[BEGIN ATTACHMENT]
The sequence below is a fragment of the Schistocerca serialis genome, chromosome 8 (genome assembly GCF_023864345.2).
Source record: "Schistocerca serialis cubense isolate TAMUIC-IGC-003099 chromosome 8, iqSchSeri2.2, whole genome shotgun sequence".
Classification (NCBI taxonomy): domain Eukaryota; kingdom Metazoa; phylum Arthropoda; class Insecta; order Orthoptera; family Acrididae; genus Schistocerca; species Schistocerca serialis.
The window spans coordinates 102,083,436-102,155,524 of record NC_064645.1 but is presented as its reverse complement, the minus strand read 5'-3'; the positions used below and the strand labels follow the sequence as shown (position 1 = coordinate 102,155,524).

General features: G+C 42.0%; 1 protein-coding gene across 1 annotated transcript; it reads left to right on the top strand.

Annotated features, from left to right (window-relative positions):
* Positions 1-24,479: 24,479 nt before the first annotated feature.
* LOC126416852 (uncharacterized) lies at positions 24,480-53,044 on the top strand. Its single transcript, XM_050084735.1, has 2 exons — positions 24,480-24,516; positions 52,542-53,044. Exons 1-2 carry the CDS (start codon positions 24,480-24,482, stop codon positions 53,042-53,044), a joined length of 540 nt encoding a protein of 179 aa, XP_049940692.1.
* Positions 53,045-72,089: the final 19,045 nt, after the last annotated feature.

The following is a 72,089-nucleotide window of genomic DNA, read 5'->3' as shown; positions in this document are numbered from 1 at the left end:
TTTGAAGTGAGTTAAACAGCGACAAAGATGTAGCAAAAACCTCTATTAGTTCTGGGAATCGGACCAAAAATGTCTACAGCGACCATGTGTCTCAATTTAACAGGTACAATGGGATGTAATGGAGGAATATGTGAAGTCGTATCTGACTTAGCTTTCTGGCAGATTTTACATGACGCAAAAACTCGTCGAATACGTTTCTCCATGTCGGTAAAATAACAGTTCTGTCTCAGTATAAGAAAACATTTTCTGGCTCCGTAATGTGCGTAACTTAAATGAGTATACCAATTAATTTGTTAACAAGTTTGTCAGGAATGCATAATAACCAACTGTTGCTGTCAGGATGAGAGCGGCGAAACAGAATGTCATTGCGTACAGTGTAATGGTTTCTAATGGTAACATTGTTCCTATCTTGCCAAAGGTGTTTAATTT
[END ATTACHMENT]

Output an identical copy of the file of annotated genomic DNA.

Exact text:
The sequence below is a fragment of the Schistocerca serialis genome, chromosome 8 (genome assembly GCF_023864345.2).
Source record: "Schistocerca serialis cubense isolate TAMUIC-IGC-003099 chromosome 8, iqSchSeri2.2, whole genome shotgun sequence".
Classification (NCBI taxonomy): domain Eukaryota; kingdom Metazoa; phylum Arthropoda; class Insecta; order Orthoptera; family Acrididae; genus Schistocerca; species Schistocerca serialis.
The window spans coordinates 102,083,436-102,155,524 of record NC_064645.1 but is presented as its reverse complement, the minus strand read 5'-3'; the positions used below and the strand labels follow the sequence as shown (position 1 = coordinate 102,155,524).

General features: G+C 42.0%; 1 protein-coding gene across 1 annotated transcript; it reads left to right on the top strand.

Annotated features, from left to right (window-relative positions):
* Positions 1-24,479: 24,479 nt before the first annotated feature.
* LOC126416852 (uncharacterized) lies at positions 24,480-53,044 on the top strand. Its single transcript, XM_050084735.1, has 2 exons — positions 24,480-24,516; positions 52,542-53,044. Exons 1-2 carry the CDS (start codon positions 24,480-24,482, stop codon positions 53,042-53,044), a joined length of 540 nt encoding a protein of 179 aa, XP_049940692.1.
* Positions 53,045-72,089: the final 19,045 nt, after the last annotated feature.

The following is a 72,089-nucleotide window of genomic DNA, read 5'->3' as shown; positions in this document are numbered from 1 at the left end:
TTTGAAGTGAGTTAAACAGCGACAAAGATGTAGCAAAAACCTCTATTAGTTCTGGGAATCGGACCAAAAATGTCTACAGCGACCATGTGTCTCAATTTAACAGGTACAATGGGATGTAATGGAGGAATATGTGAAGTCGTATCTGACTTAGCTTTCTGGCAGATTTTACATGACGCAAAAACTCGTCGAATACGTTTCTCCATGTCGGTAAAATAACAGTTCTGTCTCAGTATAAGAAAACATTTTCTGGCTCCGTAATGTGCGTAACTTAAATGAGTATACCAATTAATTTGTTAACAAGTTTGTCAGGAATGCATAATAACCAACTGTTGCTGTCAGGATGAGAGCGGCGAAACAGAATGTCATTGCGTACAGTGTAATGGTTTCTAATGGTAACATTGTTCCTATCTTGCCAAAGGTGTTTAATTT